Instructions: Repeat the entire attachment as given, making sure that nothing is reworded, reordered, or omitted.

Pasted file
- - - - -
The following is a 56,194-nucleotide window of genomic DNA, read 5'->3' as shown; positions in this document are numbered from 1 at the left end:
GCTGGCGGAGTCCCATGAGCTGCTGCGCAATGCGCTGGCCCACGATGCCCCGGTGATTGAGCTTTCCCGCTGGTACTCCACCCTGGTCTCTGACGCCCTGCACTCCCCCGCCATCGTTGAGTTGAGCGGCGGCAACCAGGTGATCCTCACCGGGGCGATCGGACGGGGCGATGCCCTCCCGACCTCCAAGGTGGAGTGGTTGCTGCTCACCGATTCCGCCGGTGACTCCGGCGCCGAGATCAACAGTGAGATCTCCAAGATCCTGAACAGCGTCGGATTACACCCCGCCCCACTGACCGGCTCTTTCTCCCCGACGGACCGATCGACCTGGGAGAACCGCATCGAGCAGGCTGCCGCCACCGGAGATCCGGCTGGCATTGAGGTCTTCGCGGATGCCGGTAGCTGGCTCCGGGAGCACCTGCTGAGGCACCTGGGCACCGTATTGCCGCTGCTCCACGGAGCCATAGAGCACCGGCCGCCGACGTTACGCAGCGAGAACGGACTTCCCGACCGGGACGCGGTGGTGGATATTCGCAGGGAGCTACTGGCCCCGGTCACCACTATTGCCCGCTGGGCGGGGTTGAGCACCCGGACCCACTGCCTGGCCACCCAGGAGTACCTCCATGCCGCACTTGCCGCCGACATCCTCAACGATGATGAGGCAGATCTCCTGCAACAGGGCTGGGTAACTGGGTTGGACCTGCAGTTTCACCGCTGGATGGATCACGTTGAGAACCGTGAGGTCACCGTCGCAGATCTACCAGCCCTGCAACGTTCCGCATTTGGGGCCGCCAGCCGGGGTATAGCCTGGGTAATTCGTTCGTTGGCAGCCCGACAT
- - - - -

The following is a 56,194-nucleotide window of genomic DNA, read 5'->3' as shown; positions in this document are numbered from 1 at the left end:
GCTGGCGGAGTCCCATGAGCTGCTGCGCAATGCGCTGGCCCACGATGCCCCGGTGATTGAGCTTTCCCGCTGGTACTCCACCCTGGTCTCTGACGCCCTGCACTCCCCCGCCATCGTTGAGTTGAGCGGCGGCAACCAGGTGATCCTCACCGGGGCGATCGGACGGGGCGATGCCCTCCCGACCTCCAAGGTGGAGTGGTTGCTGCTCACCGATTCCGCCGGTGACTCCGGCGCCGAGATCAACAGTGAGATCTCCAAGATCCTGAACAGCGTCGGATTACACCCCGCCCCACTGACCGGCTCTTTCTCCCCGACGGACCGATCGACCTGGGAGAACCGCATCGAGCAGGCTGCCGCCACCGGAGATCCGGCTGGCATTGAGGTCTTCGCGGATGCCGGTAGCTGGCTCCGGGAGCACCTGCTGAGGCACCTGGGCACCGTATTGCCGCTGCTCCACGGAGCCATAGAGCACCGGCCGCCGACGTTACGCAGCGAGAACGGACTTCCCGACCGGGACGCGGTGGTGGATATTCGCAGGGAGCTACTGGCCCCGGTCACCACTATTGCCCGCTGGGCGGGGTTGAGCACCCGGACCCACTGCCTGGCCACCCAGGAGTACCTCCATGCCGCACTTGCCGCCGACATCCTCAACGATGATGAGGCAGATCTCCTGCAACAGGGCTGGGTAACTGGGTTGGACCTGCAGTTTCACCGCTGGATGGATCACGTTGAGAACCGTGAGGTCACCGTCGCAGATCTACCAGCCCTGCAACGTTCCGCATTTGGGGCCGCCAGCCGGGGTATAGCCTGGGTAATTCGTTCGTTGGCAGCCCGACAT